Britain’s biggest retailer, Tesco, has agreed to form a venture with China Resources Enterprise Ltd (CRE, 華潤創業), but first-half profit fell by a third amid “challenging” conditions in Europe, it said yesterday.
The deal in China would create a market leader, Tesco said.
“Tesco and CRE today announce that they have entered into definitive agreements to combine their Chinese retail operations to form the leading multiformat retailer in China,” a statement said.
The companies revealed in August that they were in exclusive talks over a deal.
London-listed Tesco — the world’s third-biggest supermarket group after US retailer Wal-Mart and No. 2 Carrefour of France — added that the move was part of its international strategy to tap further into fast-growing economies.
Under the deal, Hong Kong-listed CRE will have a stake of 80 percent and Tesco will have 20 percent, but this can rise to 25 percent after five years.
“We are delighted to work with CRE to create the leading Chinese retail business,” Tesco chief executive Philip Clarke said in the statement.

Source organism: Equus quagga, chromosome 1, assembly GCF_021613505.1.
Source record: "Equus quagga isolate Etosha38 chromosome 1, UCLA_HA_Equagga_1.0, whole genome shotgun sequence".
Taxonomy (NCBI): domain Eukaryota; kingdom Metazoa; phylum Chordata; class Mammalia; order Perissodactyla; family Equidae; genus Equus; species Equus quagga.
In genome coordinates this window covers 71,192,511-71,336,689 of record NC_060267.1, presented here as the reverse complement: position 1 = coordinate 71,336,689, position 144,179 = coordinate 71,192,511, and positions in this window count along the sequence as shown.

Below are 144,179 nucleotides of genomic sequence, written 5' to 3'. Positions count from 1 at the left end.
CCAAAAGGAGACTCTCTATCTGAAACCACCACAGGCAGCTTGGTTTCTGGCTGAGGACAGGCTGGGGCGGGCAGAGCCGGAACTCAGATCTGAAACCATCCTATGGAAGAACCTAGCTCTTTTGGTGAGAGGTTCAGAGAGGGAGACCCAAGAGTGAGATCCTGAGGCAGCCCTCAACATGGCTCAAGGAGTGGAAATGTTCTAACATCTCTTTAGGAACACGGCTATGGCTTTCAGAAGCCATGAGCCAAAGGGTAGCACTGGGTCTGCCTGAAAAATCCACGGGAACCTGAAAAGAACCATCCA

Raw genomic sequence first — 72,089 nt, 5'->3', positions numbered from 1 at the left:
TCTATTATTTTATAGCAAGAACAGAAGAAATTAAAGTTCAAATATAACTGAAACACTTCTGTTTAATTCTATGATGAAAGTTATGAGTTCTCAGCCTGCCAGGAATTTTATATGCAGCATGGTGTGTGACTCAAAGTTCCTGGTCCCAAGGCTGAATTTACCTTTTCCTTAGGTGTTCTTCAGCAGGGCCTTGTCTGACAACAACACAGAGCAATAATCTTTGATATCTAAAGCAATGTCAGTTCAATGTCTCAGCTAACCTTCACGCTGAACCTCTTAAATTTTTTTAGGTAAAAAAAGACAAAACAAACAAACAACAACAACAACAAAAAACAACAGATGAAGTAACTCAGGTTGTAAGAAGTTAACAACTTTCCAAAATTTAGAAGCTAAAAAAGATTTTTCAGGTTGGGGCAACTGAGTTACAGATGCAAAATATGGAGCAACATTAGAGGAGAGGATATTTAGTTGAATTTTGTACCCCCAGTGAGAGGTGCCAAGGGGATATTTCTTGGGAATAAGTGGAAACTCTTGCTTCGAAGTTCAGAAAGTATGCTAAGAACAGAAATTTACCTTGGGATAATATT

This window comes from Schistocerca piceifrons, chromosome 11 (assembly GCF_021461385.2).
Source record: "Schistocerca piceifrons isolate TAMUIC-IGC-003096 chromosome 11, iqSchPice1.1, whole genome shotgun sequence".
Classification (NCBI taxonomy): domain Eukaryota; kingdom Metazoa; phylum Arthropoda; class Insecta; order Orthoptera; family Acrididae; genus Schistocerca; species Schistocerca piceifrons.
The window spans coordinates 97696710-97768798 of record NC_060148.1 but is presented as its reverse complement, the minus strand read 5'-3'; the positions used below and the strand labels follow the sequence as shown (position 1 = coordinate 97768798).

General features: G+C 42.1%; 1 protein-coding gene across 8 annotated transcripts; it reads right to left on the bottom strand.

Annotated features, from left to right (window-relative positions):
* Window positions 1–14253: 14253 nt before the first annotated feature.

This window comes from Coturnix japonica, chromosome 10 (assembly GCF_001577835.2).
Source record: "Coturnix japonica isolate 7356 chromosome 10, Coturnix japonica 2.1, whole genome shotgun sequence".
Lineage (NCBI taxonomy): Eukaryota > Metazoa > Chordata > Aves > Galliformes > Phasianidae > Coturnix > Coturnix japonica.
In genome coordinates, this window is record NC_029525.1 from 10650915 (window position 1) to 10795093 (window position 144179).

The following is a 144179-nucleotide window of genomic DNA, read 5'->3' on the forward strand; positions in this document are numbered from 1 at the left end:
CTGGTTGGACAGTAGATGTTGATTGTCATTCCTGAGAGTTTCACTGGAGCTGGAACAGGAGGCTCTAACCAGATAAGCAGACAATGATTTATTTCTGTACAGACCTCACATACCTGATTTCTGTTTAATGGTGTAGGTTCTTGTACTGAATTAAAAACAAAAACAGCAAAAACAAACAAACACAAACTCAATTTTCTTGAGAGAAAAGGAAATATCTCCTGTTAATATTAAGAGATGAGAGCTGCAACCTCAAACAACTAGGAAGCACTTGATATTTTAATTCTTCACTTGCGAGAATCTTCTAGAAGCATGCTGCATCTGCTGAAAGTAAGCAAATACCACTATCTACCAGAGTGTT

“Through this deal we have a strong platform in one of the world’s most exciting markets and it will move us more quickly to profitability in China,” he said.
“This is very good news for customers and shareholders and a further demonstration of our commitment to build sustainable, profitable businesses, establish multichannel leadership in all of our markets and pursue disciplined international growth,” he added.
The new venture will combine Tesco’s 134 Chinese branches, as well as its Chinese shopping mall business with the China Resources Vanguard business of 2,986 outlets.
Tesco will make a cash contribution of ￡185 million (US$300 million) to the venture. It will also pay ￡80 million to CRE following completion and another ￡80 million on the first anniversary.
The deal is expected to be completed in the first half of next year, but remains subject to regulatory and CRE shareholder approvals.
The British supermarket chain also announced yesterday that after-tax profit dived 33.6 percent to ￡820 million in the first half of its fiscal year, or 26 weeks to Aug. 24. That compared with a net profit of ￡1.235 billion in the same period a year before.
“The challenging retail environment in Europe has continued to affect the performance and profitability of our businesses there,” Clarke said in the earnings release.
“The investments we have made to improve our offer for customers in the region are already starting to take effect and we expect a stronger second half as a result,” he said.